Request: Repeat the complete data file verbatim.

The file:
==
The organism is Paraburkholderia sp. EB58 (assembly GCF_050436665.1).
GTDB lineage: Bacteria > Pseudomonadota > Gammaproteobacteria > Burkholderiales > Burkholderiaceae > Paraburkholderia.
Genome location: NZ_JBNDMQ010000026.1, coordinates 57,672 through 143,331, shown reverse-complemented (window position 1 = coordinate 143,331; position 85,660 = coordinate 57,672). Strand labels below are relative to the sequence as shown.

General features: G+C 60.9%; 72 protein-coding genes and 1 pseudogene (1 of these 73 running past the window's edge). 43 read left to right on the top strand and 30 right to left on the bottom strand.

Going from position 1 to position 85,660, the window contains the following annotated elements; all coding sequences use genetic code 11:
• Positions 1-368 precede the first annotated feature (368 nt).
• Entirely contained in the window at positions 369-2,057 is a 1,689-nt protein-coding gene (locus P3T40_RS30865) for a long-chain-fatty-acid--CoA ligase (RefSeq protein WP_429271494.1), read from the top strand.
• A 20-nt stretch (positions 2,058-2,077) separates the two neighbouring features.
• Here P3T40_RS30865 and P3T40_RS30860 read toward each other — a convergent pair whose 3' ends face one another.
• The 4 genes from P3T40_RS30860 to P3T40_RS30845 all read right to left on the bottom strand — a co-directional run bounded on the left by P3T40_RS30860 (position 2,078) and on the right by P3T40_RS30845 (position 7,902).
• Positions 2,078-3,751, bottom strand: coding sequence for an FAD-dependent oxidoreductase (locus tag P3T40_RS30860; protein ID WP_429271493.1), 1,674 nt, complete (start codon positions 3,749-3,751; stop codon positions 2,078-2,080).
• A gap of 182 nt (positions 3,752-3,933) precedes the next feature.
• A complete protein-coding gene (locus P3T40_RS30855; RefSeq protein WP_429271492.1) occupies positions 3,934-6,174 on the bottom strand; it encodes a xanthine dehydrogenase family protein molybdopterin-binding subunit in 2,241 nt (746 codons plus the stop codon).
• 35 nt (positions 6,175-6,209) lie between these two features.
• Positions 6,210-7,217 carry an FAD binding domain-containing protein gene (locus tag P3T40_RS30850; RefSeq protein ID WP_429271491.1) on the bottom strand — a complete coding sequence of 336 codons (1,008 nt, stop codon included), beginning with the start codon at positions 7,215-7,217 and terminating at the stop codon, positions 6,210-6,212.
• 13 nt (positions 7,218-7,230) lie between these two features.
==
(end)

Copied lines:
The organism is Paraburkholderia sp. EB58 (assembly GCF_050436665.1).
GTDB lineage: Bacteria > Pseudomonadota > Gammaproteobacteria > Burkholderiales > Burkholderiaceae > Paraburkholderia.
Genome location: NZ_JBNDMQ010000026.1, coordinates 57,672 through 143,331, shown reverse-complemented (window position 1 = coordinate 143,331; position 85,660 = coordinate 57,672). Strand labels below are relative to the sequence as shown.

General features: G+C 60.9%; 72 protein-coding genes and 1 pseudogene (1 of these 73 running past the window's edge). 43 read left to right on the top strand and 30 right to left on the bottom strand.

Going from position 1 to position 85,660, the window contains the following annotated elements; all coding sequences use genetic code 11:
• Positions 1-368 precede the first annotated feature (368 nt).
• Entirely contained in the window at positions 369-2,057 is a 1,689-nt protein-coding gene (locus P3T40_RS30865) for a long-chain-fatty-acid--CoA ligase (RefSeq protein WP_429271494.1), read from the top strand.
• A 20-nt stretch (positions 2,058-2,077) separates the two neighbouring features.
• Here P3T40_RS30865 and P3T40_RS30860 read toward each other — a convergent pair whose 3' ends face one another.
• The 4 genes from P3T40_RS30860 to P3T40_RS30845 all read right to left on the bottom strand — a co-directional run bounded on the left by P3T40_RS30860 (position 2,078) and on the right by P3T40_RS30845 (position 7,902).
• Positions 2,078-3,751, bottom strand: coding sequence for an FAD-dependent oxidoreductase (locus tag P3T40_RS30860; protein ID WP_429271493.1), 1,674 nt, complete (start codon positions 3,749-3,751; stop codon positions 2,078-2,080).
• A gap of 182 nt (positions 3,752-3,933) precedes the next feature.
• A complete protein-coding gene (locus P3T40_RS30855; RefSeq protein WP_429271492.1) occupies positions 3,934-6,174 on the bottom strand; it encodes a xanthine dehydrogenase family protein molybdopterin-binding subunit in 2,241 nt (746 codons plus the stop codon).
• 35 nt (positions 6,175-6,209) lie between these two features.
• Positions 6,210-7,217 carry an FAD binding domain-containing protein gene (locus tag P3T40_RS30850; RefSeq protein ID WP_429271491.1) on the bottom strand — a complete coding sequence of 336 codons (1,008 nt, stop codon included), beginning with the start codon at positions 7,215-7,217 and terminating at the stop codon, positions 6,210-6,212.
• 13 nt (positions 7,218-7,230) lie between these two features.